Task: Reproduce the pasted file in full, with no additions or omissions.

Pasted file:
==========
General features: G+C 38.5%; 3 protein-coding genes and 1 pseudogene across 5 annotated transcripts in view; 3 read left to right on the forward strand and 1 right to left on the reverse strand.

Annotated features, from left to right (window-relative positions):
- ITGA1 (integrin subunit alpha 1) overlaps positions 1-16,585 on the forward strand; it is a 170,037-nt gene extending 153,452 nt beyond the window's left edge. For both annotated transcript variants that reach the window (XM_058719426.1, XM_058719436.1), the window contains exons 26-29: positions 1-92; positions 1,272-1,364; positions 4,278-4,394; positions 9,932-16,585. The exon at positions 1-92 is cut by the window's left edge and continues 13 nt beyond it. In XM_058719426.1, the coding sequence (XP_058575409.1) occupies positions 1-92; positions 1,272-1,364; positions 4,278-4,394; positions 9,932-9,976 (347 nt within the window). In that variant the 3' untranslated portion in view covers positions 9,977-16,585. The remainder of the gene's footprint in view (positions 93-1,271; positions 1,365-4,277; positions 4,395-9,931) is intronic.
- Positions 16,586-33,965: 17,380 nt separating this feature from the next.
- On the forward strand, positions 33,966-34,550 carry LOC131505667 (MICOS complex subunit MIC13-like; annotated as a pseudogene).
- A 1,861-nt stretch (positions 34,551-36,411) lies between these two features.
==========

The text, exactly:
General features: G+C 38.5%; 3 protein-coding genes and 1 pseudogene across 5 annotated transcripts in view; 3 read left to right on the forward strand and 1 right to left on the reverse strand.

Annotated features, from left to right (window-relative positions):
- ITGA1 (integrin subunit alpha 1) overlaps positions 1-16,585 on the forward strand; it is a 170,037-nt gene extending 153,452 nt beyond the window's left edge. For both annotated transcript variants that reach the window (XM_058719426.1, XM_058719436.1), the window contains exons 26-29: positions 1-92; positions 1,272-1,364; positions 4,278-4,394; positions 9,932-16,585. The exon at positions 1-92 is cut by the window's left edge and continues 13 nt beyond it. In XM_058719426.1, the coding sequence (XP_058575409.1) occupies positions 1-92; positions 1,272-1,364; positions 4,278-4,394; positions 9,932-9,976 (347 nt within the window). In that variant the 3' untranslated portion in view covers positions 9,977-16,585. The remainder of the gene's footprint in view (positions 93-1,271; positions 1,365-4,277; positions 4,395-9,931) is intronic.
- Positions 16,586-33,965: 17,380 nt separating this feature from the next.
- On the forward strand, positions 33,966-34,550 carry LOC131505667 (MICOS complex subunit MIC13-like; annotated as a pseudogene).
- A 1,861-nt stretch (positions 34,551-36,411) lies between these two features.